This is the tenth installment in the 12 day series for SQL tidbits during this holiday season.
Previous articles in this mini-series on quick tidbits:
- SQL Sat LV announcement
- Burning Time
- Reviewing Peers
- Broken Broker
- Peer Identity
- Lost in Space
- Command ‘n Conquer
- Ring in The New
- Queries Going Boom
Gathering event information is a pretty good thing. It can do wonders for helping to troubleshoot. What do you do if you need or want to be able to review the captured information in 3 months or maybe 12 months from now?
Retaining the session data for later consumption is often a pretty essential piece of the puzzle. There is more than one way to accomplish that goal. I am going to share one method that may be more like a sledgehammer for some. It does require that Management Data Warehouse be enabled prior to implementing.
When using MDW to gather and retain the session data, you create a data collector pertinent to the data being collected and retained. In the following example, I have a data collector that is created to gather deadlock information from the system health session. In this particular case, I query the XML in the ring buffer to get the data that I want. Then I tell the collector to gather that info every 15 minutes. The collection interval is one of those things that needs to be adjusted for each environment. If you collect the info too often, you could end up with a duplication of data. Too seldom and you could miss some event data. It is important to understand the environment and adjust accordingly.
Here is that example.
DECLARE @collection_set_id_1 INT
DECLARE @collection_set_uid_2 uniqueidentifier
EXEC [msdb].[dbo].[sp_syscollector_create_collection_set] @name=N'system_health_deadlock', @collection_mode=1,
@description=N'system_health_deadlock', @logging_level=1, @days_until_expiration=14,
@schedule_name=N'CollectorSchedule_Every_15min', @collection_set_id=@collection_set_id_1 OUTPUT,
SELECT @collection_set_id_1, @collection_set_uid_2
DECLARE @collector_type_uid_3 uniqueidentifier
SELECT @collector_type_uid_3 = collector_type_uid FROM [msdb].[dbo].[syscollector_collector_types]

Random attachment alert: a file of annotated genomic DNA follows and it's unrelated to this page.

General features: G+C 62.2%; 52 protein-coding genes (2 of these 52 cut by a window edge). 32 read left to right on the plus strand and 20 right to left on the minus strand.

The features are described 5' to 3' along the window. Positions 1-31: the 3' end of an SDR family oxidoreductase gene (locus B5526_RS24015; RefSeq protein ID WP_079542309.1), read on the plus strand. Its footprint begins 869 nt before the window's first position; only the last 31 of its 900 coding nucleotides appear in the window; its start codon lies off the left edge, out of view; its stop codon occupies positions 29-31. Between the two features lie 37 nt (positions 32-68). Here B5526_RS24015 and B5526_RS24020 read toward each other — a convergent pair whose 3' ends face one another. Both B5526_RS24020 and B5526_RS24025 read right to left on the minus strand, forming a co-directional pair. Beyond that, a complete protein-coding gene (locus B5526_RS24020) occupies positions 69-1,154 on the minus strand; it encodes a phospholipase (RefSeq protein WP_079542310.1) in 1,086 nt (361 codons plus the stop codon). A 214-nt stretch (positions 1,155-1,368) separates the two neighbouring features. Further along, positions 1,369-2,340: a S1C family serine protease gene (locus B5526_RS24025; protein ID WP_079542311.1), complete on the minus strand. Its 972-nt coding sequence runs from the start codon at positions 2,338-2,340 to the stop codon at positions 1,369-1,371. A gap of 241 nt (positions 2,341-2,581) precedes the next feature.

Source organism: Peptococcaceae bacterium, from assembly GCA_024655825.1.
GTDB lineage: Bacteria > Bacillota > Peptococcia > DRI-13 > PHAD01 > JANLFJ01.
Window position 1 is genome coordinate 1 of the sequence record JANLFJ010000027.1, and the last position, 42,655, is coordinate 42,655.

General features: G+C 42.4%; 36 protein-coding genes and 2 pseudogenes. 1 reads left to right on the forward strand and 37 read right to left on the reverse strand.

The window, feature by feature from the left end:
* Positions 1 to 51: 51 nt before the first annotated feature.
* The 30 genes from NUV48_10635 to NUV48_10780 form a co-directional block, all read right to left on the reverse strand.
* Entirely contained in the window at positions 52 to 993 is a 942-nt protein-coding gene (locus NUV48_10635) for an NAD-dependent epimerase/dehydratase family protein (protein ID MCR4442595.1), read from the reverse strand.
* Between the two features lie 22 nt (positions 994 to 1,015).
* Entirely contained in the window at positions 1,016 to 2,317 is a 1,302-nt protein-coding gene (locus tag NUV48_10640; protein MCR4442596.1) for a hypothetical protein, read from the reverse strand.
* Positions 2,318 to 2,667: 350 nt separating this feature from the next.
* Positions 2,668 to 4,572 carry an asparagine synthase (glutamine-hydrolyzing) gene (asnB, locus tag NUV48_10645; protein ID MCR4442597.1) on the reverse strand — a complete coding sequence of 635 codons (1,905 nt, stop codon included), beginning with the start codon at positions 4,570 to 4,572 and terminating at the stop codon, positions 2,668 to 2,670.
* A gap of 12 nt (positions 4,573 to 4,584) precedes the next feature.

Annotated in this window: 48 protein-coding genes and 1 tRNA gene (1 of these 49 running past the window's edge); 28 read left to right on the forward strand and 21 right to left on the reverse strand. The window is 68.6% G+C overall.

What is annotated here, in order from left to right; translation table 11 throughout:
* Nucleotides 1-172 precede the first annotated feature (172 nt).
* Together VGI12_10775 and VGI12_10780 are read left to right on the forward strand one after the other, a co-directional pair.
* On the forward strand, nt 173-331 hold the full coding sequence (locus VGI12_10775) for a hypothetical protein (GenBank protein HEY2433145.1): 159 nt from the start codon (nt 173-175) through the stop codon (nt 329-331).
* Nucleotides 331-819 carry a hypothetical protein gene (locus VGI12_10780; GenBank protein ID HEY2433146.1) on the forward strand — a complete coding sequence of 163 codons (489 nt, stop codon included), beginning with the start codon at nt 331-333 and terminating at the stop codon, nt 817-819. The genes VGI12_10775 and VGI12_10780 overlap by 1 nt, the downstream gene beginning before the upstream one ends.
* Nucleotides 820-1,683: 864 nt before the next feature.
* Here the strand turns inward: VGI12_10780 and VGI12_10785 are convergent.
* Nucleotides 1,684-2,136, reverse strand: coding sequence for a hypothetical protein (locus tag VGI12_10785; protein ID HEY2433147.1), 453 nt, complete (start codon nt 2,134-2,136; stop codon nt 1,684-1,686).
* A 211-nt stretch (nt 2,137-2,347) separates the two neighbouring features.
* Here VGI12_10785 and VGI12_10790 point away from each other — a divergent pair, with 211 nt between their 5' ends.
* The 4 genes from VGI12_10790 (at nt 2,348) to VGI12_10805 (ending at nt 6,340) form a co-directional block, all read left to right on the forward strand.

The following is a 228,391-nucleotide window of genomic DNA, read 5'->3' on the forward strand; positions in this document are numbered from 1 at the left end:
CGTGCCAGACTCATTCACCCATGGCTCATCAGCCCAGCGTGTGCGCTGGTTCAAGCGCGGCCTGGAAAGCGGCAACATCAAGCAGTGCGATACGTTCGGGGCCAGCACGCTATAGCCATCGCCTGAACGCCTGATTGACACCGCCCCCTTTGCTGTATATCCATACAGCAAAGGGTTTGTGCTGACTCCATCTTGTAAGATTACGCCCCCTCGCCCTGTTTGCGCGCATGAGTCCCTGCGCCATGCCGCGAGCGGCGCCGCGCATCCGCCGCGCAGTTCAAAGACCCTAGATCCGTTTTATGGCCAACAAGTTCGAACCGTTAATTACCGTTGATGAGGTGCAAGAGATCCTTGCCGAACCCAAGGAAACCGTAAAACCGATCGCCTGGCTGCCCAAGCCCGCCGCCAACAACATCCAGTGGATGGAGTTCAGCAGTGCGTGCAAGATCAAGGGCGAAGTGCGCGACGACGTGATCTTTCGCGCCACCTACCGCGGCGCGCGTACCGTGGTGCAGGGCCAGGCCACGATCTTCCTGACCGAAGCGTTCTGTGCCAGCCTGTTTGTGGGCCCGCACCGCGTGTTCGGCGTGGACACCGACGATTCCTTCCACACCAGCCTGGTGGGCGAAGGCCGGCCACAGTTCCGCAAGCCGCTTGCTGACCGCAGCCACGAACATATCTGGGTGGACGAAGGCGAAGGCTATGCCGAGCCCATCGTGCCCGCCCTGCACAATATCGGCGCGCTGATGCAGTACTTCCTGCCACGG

WHERE name = N'Generic T-SQL Query Collector Type';
DECLARE @collection_item_id_4 INT
, @parameters=N'<ns:TSQLQueryCollector xmlns:ns="DataCollectorType"><Query><Value>
AS XML) AS DeadlockGraph
(SELECT CAST(target_data AS XML) AS TargetData
from sys.dm_xe_session_targets st
join sys.dm_xe_sessions s on s.address = st.event_session_address
where name = ''system_health'') AS Data
CROSS APPLY TargetData.nodes (''//RingBufferTarget/event'') AS XEventData (XEvent)
where XEventData.XEvent.value(''@name'', ''varchar(4000)'') = ''xml_deadlock_report''
, @frequency=900 --#seconds in collection interval
DECLARE @ErrorMessage NVARCHAR(4000);
DECLARE @ErrorSeverity INT;
DECLARE @ErrorState INT;
DECLARE @ErrorNumber INT;
DECLARE @ErrorLine INT;
DECLARE @ErrorProcedure NVARCHAR(200);
SELECT @ErrorLine = ERROR_LINE(),
@ErrorSeverity = ERROR_SEVERITY(),
@ErrorState = ERROR_STATE(),
@ErrorNumber = ERROR_NUMBER(),
@ErrorMessage = ERROR_MESSAGE(),
@ErrorProcedure = ISNULL(ERROR_PROCEDURE(), '-');
RAISERROR (14684, @ErrorSeverity, 1 , @ErrorNumber, @ErrorSeverity, @ErrorState, @ErrorProcedure,
Looking this over, there is quite a bit going on. The keys are the following paramaters: @parameters and @interval. The @parameters parameter stores the XML query to be used when querying the ring buffer (in this case). It is important to note that the XML query in this case needs to ensure that the values node is capped to a max of varchar(4000) like shown in the following.
where XEventData.XEvent.value(''@name'', ''varchar(4000)'')
With this data collector, I have trapped information and stored it for several months so I can compare notes at a later date.
This article predated the original XEvent Series. To find that series, please check it out here.